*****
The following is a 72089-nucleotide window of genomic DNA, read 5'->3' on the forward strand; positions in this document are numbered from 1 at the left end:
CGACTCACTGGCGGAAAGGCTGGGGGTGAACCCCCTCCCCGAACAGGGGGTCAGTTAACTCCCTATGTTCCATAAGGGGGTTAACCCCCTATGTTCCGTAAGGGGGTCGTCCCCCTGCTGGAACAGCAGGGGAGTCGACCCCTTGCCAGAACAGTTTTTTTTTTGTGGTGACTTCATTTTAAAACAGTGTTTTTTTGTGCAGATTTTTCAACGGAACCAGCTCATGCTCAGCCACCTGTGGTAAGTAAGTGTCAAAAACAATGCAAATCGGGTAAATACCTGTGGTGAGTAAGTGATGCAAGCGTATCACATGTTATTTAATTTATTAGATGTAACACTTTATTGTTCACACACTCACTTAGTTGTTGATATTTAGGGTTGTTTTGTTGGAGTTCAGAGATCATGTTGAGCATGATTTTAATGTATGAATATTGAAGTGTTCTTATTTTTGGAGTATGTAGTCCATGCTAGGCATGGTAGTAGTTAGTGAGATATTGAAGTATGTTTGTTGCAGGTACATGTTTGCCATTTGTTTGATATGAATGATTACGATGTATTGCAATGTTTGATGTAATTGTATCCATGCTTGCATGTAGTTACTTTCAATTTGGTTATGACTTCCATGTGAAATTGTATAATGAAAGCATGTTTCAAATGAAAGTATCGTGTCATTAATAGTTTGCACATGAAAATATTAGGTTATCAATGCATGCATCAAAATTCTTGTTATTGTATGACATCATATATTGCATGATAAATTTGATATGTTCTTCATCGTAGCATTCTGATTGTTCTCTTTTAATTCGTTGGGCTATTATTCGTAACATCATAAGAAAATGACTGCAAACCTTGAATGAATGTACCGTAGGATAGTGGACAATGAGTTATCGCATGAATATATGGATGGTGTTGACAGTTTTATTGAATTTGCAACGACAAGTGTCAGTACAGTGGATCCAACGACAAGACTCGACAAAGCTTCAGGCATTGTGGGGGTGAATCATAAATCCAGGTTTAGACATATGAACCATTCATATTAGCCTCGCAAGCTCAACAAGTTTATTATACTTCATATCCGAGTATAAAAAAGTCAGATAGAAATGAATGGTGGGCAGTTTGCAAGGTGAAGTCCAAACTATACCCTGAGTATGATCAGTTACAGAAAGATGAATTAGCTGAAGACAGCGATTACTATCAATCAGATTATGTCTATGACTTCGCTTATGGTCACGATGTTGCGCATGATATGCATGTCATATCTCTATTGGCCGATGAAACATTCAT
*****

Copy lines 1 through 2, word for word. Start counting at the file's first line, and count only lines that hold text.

The following is a 72089-nucleotide window of genomic DNA, read 5'->3' on the forward strand; positions in this document are numbered from 1 at the left end:
CGACTCACTGGCGGAAAGGCTGGGGGTGAACCCCCTCCCCGAACAGGGGGTCAGTTAACTCCCTATGTTCCATAAGGGGGTTAACCCCCTATGTTCCGTAAGGGGGTCGTCCCCCTGCTGGAACAGCAGGGGAGTCGACCCCTTGCCAGAACAGTTTTTTTTTTGTGGTGACTTCATTTTAAAACAGTGTTTTTTTGTGCAGATTTTTCAACGGAACCAGCTCATGCTCAGCCACCTGTGGTAAGTAAGTGTCAAAAACAATGCAAATCGGGTAAATACCTGTGGTGAGTAAGTGATGCAAGCGTATCACATGTTATTTAATTTATTAGATGTAACACTTTATTGTTCACACACTCACTTAGTTGTTGATATTTAGGGTTGTTTTGTTGGAGTTCAGAGATCATGTTGAGCATGATTTTAATGTATGAATATTGAAGTGTTCTTATTTTTGGAGTATGTAGTCCATGCTAGGCATGGTAGTAGTTAGTGAGATATTGAAGTATGTTTGTTGCAGGTACATGTTTGCCATTTGTTTGATATGAATGATTACGATGTATTGCAATGTTTGATGTAATTGTATCCATGCTTGCATGTAGTTACTTTCAATTTGGTTATGACTTCCATGTGAAATTGTATAATGAAAGCATGTTTCAAATGAAAGTATCGTGTCATTAATAGTTTGCACATGAAAATATTAGGTTATCAATGCATGCATCAAAATTCTTGTTATTGTATGACATCATATATTGCATGATAAATTTGATATGTTCTTCATCGTAGCATTCTGATTGTTCTCTTTTAATTCGTTGGGCTATTATTCGTAACATCATAAGAAAATGACTGCAAACCTTGAATGAATGTACCGTAGGATAGTGGACAATGAGTTATCGCATGAATATATGGATGGTGTTGACAGTTTTATTGAATTTGCAACGACAAGTGTCAGTACAGTGGATCCAACGACAAGACTCGACAAAGCTTCAGGCATTGTGGGGGTGAATCATAAATCCAGGTTTAGACATATGAACCATTCATATTAGCCTCGCAAGCTCAACAAGTTTATTATACTTCATATCCGAGTATAAAAAAGTCAGATAGAAATGAATGGTGGGCAGTTTGCAAGGTGAAGTCCAAACTATACCCTGAGTATGATCAGTTACAGAAAGATGAATTAGCTGAAGACAGCGATTACTATCAATCAGATTATGTCTATGACTTCGCTTATGGTCACGATGTTGCGCATGATATGCATGTCATATCTCTATTGGCCGATGAAACATTCAT